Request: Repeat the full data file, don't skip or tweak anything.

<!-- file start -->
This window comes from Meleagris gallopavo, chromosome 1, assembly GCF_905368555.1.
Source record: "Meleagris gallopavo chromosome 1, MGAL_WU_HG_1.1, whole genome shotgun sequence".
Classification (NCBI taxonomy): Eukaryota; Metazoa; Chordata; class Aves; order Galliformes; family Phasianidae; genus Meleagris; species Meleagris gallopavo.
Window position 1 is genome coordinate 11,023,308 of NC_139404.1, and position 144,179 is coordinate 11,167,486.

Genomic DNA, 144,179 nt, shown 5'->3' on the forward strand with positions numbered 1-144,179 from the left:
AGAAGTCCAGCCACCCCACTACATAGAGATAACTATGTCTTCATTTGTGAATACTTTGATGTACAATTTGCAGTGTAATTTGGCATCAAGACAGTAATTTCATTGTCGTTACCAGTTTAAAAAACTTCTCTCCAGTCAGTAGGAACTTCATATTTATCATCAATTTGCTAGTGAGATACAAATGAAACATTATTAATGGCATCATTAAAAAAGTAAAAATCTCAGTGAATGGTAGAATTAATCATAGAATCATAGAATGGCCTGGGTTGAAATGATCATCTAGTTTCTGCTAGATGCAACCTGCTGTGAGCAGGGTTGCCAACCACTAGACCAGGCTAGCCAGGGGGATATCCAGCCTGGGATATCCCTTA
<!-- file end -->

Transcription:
This window comes from Meleagris gallopavo, chromosome 1, assembly GCF_905368555.1.
Source record: "Meleagris gallopavo chromosome 1, MGAL_WU_HG_1.1, whole genome shotgun sequence".
Classification (NCBI taxonomy): Eukaryota; Metazoa; Chordata; class Aves; order Galliformes; family Phasianidae; genus Meleagris; species Meleagris gallopavo.
Window position 1 is genome coordinate 11,023,308 of NC_139404.1, and position 144,179 is coordinate 11,167,486.

Genomic DNA, 144,179 nt, shown 5'->3' on the forward strand with positions numbered 1-144,179 from the left:
AGAAGTCCAGCCACCCCACTACATAGAGATAACTATGTCTTCATTTGTGAATACTTTGATGTACAATTTGCAGTGTAATTTGGCATCAAGACAGTAATTTCATTGTCGTTACCAGTTTAAAAAACTTCTCTCCAGTCAGTAGGAACTTCATATTTATCATCAATTTGCTAGTGAGATACAAATGAAACATTATTAATGGCATCATTAAAAAAGTAAAAATCTCAGTGAATGGTAGAATTAATCATAGAATCATAGAATGGCCTGGGTTGAAATGATCATCTAGTTTCTGCTAGATGCAACCTGCTGTGAGCAGGGTTGCCAACCACTAGACCAGGCTAGCCAGGGGGATATCCAGCCTGGGATATCCCTTA